By: Bonnie L. Grant, Certified Urban Agriculturist
It’s hard to wait for those first tastes of your summer harvest, and cucumbers are no exception. You should know when to pick a cucumber in order to experience the crisp, juicy flesh perfect for salads, pickling, and many other uses. But when and how do you harvest them?
There are two main types of cucumber. Slicing varieties are meant to be eaten fresh, while pickling types are bumpy, rough, and require blanching and pickling for the best flavor. Whichever variety you choose to grow, you need to know how to tell when cucumbers are ready to pick.
When to Pick a Cucumber
Cucumbers need a long growing season and are ready for harvest in 50 to 70 days. Harvesting ripe cucumbers at the right time ensure sweet fruits that have no bitterness. Cucumbers left on the vine too long have a bitter taste that ruins the fresh flavor. The fruits ripen at different times on the vine, so it is essential to pick them as they are ready.
Harvest when the fruit is the right size, which is usually eight to ten days after the first female flowers open. Cucumbers must be picked before they show the first signs of yellowing, which indicates the fruits are past their prime.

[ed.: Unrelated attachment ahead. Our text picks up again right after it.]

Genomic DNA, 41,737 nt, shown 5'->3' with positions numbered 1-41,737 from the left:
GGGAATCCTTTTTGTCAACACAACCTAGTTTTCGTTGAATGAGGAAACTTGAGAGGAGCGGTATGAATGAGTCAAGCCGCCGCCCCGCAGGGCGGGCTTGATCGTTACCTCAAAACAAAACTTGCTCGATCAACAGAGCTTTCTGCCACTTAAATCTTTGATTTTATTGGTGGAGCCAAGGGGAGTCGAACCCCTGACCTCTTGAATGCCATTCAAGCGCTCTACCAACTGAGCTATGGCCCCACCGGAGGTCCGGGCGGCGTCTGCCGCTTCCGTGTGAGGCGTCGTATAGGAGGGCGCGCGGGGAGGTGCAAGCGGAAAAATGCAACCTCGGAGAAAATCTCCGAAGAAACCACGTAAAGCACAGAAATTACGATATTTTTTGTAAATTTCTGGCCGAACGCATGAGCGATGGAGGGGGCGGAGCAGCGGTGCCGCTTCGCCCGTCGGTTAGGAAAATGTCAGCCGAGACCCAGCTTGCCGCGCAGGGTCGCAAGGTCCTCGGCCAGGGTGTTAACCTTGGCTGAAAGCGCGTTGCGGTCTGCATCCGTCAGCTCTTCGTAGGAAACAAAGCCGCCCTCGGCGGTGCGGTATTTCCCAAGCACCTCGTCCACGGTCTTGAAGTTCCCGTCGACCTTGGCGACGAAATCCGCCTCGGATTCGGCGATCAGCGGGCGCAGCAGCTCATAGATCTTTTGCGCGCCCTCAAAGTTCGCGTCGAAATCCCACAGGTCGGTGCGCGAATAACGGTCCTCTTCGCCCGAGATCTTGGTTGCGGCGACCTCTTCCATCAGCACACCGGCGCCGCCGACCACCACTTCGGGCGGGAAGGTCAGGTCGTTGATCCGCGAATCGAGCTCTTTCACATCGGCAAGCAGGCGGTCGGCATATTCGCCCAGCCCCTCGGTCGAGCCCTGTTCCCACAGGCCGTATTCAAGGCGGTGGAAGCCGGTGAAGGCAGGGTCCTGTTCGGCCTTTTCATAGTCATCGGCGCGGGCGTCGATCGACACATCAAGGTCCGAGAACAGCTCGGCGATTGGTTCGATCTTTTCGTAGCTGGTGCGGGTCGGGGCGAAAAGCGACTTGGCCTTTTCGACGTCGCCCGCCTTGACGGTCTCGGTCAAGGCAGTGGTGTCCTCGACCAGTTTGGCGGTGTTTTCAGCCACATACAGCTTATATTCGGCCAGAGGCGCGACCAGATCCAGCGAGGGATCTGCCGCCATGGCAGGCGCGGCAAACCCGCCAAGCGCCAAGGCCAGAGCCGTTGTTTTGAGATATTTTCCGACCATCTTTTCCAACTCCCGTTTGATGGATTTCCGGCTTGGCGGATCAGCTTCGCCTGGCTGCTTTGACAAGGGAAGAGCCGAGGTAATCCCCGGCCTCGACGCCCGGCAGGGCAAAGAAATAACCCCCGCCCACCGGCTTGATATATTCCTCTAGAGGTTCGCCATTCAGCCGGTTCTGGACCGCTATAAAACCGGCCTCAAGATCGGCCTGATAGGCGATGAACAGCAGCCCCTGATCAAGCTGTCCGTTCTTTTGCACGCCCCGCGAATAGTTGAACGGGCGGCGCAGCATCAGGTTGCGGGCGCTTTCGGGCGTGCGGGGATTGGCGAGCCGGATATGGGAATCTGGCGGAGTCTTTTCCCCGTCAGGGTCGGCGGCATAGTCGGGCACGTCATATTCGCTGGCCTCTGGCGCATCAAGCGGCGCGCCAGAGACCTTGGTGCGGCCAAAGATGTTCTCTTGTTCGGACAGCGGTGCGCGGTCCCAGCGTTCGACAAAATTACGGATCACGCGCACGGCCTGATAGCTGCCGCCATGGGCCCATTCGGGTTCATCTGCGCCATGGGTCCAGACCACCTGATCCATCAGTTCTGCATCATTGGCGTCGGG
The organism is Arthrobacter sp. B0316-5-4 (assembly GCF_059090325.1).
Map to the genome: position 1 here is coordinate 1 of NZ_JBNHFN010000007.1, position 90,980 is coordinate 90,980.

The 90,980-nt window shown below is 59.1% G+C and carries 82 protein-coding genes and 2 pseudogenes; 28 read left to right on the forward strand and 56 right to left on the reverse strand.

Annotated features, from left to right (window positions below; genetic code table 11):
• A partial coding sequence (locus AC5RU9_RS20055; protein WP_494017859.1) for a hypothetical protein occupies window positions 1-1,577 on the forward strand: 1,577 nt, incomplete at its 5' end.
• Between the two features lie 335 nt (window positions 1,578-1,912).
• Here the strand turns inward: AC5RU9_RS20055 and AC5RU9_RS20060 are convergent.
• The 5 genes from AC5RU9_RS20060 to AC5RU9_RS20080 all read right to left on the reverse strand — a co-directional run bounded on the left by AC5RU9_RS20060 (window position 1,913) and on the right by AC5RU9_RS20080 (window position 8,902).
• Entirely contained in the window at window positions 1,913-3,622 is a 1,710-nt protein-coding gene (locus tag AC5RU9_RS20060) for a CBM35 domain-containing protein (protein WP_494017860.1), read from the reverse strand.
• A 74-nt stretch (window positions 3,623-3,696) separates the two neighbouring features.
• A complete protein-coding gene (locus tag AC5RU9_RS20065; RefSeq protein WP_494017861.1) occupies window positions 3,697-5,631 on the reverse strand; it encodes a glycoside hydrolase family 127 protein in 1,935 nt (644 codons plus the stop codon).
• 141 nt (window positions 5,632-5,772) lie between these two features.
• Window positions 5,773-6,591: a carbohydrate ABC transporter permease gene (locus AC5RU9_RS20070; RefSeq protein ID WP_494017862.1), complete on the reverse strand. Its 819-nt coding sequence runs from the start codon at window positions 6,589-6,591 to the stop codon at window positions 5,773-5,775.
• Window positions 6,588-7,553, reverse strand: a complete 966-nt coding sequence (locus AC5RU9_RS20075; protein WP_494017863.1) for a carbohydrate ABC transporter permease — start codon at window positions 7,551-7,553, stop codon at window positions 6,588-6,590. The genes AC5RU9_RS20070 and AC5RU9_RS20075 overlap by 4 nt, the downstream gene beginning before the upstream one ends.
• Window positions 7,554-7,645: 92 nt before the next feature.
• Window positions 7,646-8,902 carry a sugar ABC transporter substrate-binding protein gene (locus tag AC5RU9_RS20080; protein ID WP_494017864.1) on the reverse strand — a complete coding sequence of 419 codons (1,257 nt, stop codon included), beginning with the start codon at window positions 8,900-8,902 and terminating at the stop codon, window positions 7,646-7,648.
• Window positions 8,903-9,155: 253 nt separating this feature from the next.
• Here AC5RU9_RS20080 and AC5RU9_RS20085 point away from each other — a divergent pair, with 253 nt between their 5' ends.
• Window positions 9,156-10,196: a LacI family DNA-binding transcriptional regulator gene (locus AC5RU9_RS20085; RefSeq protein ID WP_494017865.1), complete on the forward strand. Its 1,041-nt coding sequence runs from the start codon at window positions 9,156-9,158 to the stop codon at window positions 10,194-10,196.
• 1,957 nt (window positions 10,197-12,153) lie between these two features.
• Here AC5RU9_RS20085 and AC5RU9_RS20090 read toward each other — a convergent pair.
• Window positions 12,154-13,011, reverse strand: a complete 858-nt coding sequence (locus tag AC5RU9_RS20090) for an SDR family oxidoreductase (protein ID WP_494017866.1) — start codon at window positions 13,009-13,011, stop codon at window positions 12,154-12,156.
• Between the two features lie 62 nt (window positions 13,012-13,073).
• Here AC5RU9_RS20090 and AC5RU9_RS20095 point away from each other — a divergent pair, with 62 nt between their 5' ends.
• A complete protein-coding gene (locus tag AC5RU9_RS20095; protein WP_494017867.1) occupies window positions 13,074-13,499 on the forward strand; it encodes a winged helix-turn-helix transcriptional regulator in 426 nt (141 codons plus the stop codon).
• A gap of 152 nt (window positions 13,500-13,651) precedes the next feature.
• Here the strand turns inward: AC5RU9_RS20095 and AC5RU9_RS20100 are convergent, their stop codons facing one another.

How to Tell When Cucumbers are Ready to Pick
The question, “Do cucumbers ripen after you pick them”, must be met with a resounding, “no.” Unlike some fruits, cucumbers do not continue to develop after harvest. Ripe cucumbers have a firm, green flesh. The exact size depends on the use and variety. Pickling fruits may be two to six inches (5-15 cm.) long. Slicing cucumbers are best at 6 inches (15 cm.) and the “burpless” varieties are best harvested at 1 to 1 ½ inches (2.5-4 cm.) in diameter.
During the peak of the season, you’ll be harvesting ripe cucumbers every day or two. The optimum time for picking is early in the morning when the vines are cool. Now that you know when to pick a cucumber, it’s time to learn how to harvest cucumbers.
How to Harvest Cucumbers
Remove fruits that are stunted and not growing, have rotten ends, or are past their prime. This prevents the plant from focusing energy on fruits that are a waste anyway.
Use garden shears or pruners when harvesting ripe cucumbers. Removing the fruit with a sharp implement will prevent injury to the vine by twisting or pulling. Cut the stem ¼ inch (6 mm.) above the fruit.
The long burpless cucumbers are sensitive to bruising. Lay them gently in a basket or box as you gather ripe fruit.
Storing Cucumber Fruit
Cucumbers are best fresh but they may be stored in the crisper for up to three days. You can just place the fruits in loose plastic or perforated bags. Avoid stacking them and keep them from smashing against the side of the crisper drawer. Commercial growers use wax coatings when storing cucumber fruit to prevent moisture loss.
Pickling cucumbers will keep a bit longer and do not necessarily need to be refrigerated. Store them in a cool, dark place for up to five days before preserving them.
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